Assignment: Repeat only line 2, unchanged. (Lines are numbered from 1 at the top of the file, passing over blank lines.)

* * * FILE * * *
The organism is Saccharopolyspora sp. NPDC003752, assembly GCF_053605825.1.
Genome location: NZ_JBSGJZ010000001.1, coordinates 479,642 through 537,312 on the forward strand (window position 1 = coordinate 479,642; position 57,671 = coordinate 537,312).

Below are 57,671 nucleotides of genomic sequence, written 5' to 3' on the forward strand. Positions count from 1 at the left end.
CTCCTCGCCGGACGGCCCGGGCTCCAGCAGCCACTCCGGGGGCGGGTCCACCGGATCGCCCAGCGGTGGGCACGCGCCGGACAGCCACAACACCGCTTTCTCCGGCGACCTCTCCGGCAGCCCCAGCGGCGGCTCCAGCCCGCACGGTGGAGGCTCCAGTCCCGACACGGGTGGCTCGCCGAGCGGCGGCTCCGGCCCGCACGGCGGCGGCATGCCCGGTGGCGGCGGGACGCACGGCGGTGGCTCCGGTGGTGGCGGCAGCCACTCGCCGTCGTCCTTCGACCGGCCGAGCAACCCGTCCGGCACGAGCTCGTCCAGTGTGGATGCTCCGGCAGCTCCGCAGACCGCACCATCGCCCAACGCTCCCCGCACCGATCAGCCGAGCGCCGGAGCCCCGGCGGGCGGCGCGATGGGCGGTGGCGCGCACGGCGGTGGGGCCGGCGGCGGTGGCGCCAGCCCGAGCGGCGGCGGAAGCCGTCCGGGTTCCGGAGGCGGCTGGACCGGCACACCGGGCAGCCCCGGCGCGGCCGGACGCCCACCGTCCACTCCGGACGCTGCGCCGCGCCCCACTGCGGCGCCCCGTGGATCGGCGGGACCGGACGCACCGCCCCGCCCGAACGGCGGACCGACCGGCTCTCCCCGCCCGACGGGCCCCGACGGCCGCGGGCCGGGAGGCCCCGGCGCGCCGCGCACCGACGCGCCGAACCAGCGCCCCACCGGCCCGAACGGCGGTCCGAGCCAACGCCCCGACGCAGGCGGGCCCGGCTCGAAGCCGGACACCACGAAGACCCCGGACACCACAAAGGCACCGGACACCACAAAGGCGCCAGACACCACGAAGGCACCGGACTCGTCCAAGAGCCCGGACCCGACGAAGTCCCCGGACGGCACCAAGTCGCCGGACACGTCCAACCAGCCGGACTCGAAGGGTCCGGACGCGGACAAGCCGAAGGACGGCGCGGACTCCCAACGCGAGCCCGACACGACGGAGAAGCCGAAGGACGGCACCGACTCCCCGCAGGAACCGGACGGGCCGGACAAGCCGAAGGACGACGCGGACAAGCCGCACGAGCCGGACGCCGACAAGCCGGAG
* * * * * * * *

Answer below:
Genome location: NZ_JBSGJZ010000001.1, coordinates 479,642 through 537,312 on the forward strand (window position 1 = coordinate 479,642; position 57,671 = coordinate 537,312).